When a Jeep appears on screen, the battle is on.
General Omar Bradley (played by Karl Malden) arrives by Jeep to tell General Patton (George C. Scott) there’s no more gasoline for his tanks. When the television series M.A.S.H. was filmed in the hills of Los Angeles County, Jeeps made the make-believe army camp seem real. Even the movie version of The English Patient, that addled WW II romance, brings on the Jeeps.
Willys Acres, a business in the Horsehoe Valley owned and operated by Markus Schneider, has the original item. Professional restoration and parts for your older Jeep his website puts it.
It was a hobby, recalls Schneider, who was born in Germany in 1967 and came to Canada as an 18-year-old, working as a sheet metal technician in Barrie. He did one Jeep, and friends would show up and ask, Can you make me one, can you make me one?
Schneider has all the makings. He takes me into a storage hangar where corroded Jeeps are stacked up ready to donate their parts, and crates of new Jeep bodies (manufactured in the Philippines) await a replicated chassis.
The only thing you need that is original is the drive line the engine, the transmission, axles, steering, and so on, he says. In the workshop, he shows me a rolling chassis, a body in red primer, a partly assembled vehicle and the finished product: a WW II Jeep with American insignia, complete with gas can and digging tools and that can-do attitude.
Jeeps have been manufactured since World War II for both military and civilian uses. (The present Jeep marque the most valuable automobile trademark in the world, many experts believe is owned by Chrysler.) Ninety per cent of Schneider’s customers want a World War II vintage Jeep. However, they are happy to pay $25,000 for one restored or practically built from scratch that looks like it just came off the Willys assembly line in 1944.
Most of those customers are baby boomers, keen to have a Jeep to complement their cottage, and, in one case, to display in a family rec room during the winter. Some of them have 50-calibre machine guns on the Jeep, and they decorate them with helmets, Schneider remarks. It’s an oversized toy, that’s really what it is.
The Jeep design is a classic, a perfect marriage of function and elegance. In 1951, the Museum of Modern Art in New York City displayed the Jeep as one of eight vehicles representing the best in automotive design.
Not that good looks mattered to the original manufacturers, Ford and Willys-Overland, who turned out 640,000 of these vehicles during the war. The simple, tough, versatile four-wheel drive warhorse had many uses: field ambulance, tractor, staff car, gun platform, press car, to name a few. (General Eisenhower listed the Jeep, along with the bazooka, the DC-3 airplane and the atom bomb, as one of the four decisive weapons in the Allied victory.)
We get invited to car shows with Jeeps that could cost anywhere from $5,000 to $25,000, displayed by the side of cars that go for a million dollars,â€ Schneider comments. The Jeep is one of the most recognized vehicles in the world.
You talk to a little Chinese girl, say, and she knows what the Jeep is. You ask her about a Packard, she wouldn’t have a clue. You don’t have to explain a Jeep to anybody.
And it does’t even have to be in the most polished condition. It can still have mud on it, scratches you don’t have to shine and show.
Baby boomers who want a Jeep may have one problem with its classic design, however.
My first question if somebody calls me is “What is your body size? “ Schneider says. They’ll say, “Why do you want that for?” Well, for two things. Body size means you can fit behind the wheel of a Jeep, or it means that you can’t fit behind the wheel.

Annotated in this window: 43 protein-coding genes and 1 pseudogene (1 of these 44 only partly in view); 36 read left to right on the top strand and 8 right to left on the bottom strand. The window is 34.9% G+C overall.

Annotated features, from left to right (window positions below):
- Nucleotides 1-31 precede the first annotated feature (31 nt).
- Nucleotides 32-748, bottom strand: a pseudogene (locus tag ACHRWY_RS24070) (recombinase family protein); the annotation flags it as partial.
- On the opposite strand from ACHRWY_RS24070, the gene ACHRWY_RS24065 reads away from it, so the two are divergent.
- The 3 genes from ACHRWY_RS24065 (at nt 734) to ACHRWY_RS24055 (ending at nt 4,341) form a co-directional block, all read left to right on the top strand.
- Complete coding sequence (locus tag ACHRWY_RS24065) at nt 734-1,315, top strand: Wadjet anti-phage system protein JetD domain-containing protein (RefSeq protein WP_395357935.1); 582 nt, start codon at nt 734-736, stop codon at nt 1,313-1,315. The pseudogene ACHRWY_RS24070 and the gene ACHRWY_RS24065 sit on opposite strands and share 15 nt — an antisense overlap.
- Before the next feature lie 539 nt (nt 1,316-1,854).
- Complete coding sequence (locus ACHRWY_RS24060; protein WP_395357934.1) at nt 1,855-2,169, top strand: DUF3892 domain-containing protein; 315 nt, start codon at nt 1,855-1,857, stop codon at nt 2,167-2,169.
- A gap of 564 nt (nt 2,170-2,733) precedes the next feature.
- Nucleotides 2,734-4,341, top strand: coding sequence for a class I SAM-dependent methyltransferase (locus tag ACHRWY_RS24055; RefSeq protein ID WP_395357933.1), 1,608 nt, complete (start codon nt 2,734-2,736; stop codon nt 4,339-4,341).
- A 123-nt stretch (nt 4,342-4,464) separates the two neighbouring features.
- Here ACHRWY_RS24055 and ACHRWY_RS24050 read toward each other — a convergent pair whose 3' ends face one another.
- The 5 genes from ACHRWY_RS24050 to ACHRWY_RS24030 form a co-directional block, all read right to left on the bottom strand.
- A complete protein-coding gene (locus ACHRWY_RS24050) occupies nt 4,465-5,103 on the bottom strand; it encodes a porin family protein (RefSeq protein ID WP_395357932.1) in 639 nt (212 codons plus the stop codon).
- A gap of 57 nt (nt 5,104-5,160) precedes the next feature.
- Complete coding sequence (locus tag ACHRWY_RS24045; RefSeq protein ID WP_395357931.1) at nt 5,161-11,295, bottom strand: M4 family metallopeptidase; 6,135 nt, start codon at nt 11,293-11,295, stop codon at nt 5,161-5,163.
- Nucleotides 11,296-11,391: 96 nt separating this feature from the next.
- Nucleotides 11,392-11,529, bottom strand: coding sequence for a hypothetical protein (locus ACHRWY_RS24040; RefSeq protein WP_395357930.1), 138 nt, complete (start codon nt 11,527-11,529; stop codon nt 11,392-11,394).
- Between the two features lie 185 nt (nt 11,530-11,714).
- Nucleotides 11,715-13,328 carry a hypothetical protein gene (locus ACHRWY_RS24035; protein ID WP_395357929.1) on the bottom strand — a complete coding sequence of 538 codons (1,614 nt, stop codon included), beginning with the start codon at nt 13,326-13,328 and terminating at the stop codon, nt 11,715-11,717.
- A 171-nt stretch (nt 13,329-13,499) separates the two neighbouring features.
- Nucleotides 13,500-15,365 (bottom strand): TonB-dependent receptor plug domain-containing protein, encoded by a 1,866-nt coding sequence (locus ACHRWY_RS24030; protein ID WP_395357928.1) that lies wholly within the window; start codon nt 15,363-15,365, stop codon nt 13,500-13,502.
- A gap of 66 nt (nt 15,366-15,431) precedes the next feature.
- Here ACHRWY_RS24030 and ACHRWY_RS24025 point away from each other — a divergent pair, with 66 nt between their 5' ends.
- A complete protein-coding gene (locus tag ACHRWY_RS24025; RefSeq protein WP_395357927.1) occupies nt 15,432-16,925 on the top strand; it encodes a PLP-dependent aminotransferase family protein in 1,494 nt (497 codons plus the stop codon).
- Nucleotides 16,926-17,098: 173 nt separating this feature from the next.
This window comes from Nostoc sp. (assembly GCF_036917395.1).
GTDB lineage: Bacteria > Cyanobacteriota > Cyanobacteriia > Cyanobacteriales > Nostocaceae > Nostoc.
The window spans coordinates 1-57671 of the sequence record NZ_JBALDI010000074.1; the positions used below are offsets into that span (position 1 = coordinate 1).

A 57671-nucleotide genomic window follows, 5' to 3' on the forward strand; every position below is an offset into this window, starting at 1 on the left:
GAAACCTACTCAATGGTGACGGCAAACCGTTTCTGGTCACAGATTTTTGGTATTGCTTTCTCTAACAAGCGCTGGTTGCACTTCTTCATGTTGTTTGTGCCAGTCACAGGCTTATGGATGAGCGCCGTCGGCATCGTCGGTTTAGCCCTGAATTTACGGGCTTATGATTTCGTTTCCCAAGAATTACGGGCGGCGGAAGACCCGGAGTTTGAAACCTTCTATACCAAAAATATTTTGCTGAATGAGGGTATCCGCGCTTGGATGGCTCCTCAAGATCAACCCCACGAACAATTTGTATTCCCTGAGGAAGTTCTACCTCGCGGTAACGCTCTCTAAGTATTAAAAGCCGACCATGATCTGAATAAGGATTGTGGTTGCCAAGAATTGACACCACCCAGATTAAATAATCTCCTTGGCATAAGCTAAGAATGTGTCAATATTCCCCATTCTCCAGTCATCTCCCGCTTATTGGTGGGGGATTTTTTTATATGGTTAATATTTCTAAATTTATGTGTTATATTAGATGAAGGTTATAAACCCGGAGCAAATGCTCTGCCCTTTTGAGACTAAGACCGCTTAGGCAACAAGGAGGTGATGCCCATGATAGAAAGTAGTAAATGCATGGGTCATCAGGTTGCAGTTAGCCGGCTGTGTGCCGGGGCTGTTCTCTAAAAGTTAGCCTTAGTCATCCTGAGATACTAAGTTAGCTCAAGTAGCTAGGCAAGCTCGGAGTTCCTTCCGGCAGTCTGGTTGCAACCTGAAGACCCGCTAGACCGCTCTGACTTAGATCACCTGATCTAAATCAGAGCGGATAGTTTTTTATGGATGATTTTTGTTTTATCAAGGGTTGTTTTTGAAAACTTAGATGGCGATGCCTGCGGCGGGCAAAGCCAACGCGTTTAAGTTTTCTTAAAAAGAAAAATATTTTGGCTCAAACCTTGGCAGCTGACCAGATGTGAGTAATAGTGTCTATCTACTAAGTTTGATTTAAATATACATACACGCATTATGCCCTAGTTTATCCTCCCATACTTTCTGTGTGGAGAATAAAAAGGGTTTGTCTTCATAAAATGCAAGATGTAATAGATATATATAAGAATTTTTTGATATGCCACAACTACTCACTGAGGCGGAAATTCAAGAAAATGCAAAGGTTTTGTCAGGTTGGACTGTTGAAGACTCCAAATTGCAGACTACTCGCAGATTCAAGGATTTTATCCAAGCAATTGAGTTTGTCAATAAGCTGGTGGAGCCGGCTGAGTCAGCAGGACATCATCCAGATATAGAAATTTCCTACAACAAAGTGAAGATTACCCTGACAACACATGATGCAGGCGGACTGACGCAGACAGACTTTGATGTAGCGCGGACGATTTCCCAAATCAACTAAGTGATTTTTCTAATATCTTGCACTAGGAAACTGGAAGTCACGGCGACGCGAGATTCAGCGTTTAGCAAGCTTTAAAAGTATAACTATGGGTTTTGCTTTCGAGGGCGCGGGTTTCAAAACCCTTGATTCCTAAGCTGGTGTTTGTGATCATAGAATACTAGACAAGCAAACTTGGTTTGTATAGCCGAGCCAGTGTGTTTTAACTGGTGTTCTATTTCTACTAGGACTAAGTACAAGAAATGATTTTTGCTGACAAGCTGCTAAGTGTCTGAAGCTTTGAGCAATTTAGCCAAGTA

World War II Jeeps were not designed for wearers of elastic-waist pants. Hefty drivers should opt for post-1945 models, which do offer more space in the front seat. Schneider has an example in his barn, a beautifully restored Jeep that served the Canadian army during the Korean War.
In 1997 Schneider, his wife Sonja and their two sons, now teenagers, moved from Barrie to their present 11-acre home, which allowed room not only for the 20 or so Jeeps on the property but space for the boys to drive the vehicles â€” the oldest, Ralf, now 16, learned to handle a Jeep as an 8-year-old.
There was also space for their horses. The Schneiders currently own three Trahkeners, a German breed noted for their high performance in equestrian disciplines.
The family are keen re-enactors. When it comes time to repel the American invaders once again, Markus and his sons ride the horses as members of the 19th Light Dragoons, the only British cavalry unit to see action in the War of 1812.
When it comes to scaring hell out of the other guys, however, it’s hard to beat a tank, however. In a re-enactment earlier this year, Ralf drove the StuG3, a replica of the German motorized gun, while his father acted as crew commander.
My dad told me where to go left, right, straight ahead, Ralf recalls. We came under fire from an anti-tank gun, and got taken out of action. We waited 15 minutes to be reborn and went back into action.â€ On the second go-around, it was the anti-tank guns turn to be taken out by the tanks machine gun.
I like World War II because it involves all the vehicles we built and puts them in their natural habitat, Schneider says, sitting in his office, where models of World War II German Tiger tanks stand in a corner, surrounded by scale model soldiers and trees.
For Schneider, restoration is more than a business. His skills serve a recreational world in which World War II veterans from both sides of the war are distinguished guests and the Jeep, that outsized toy, once again rolls into the thick of battle minus the live ammunition.
If you hanker for old military vehicles, including the Jeep, check out the website of the Ontario Military Vehicle Association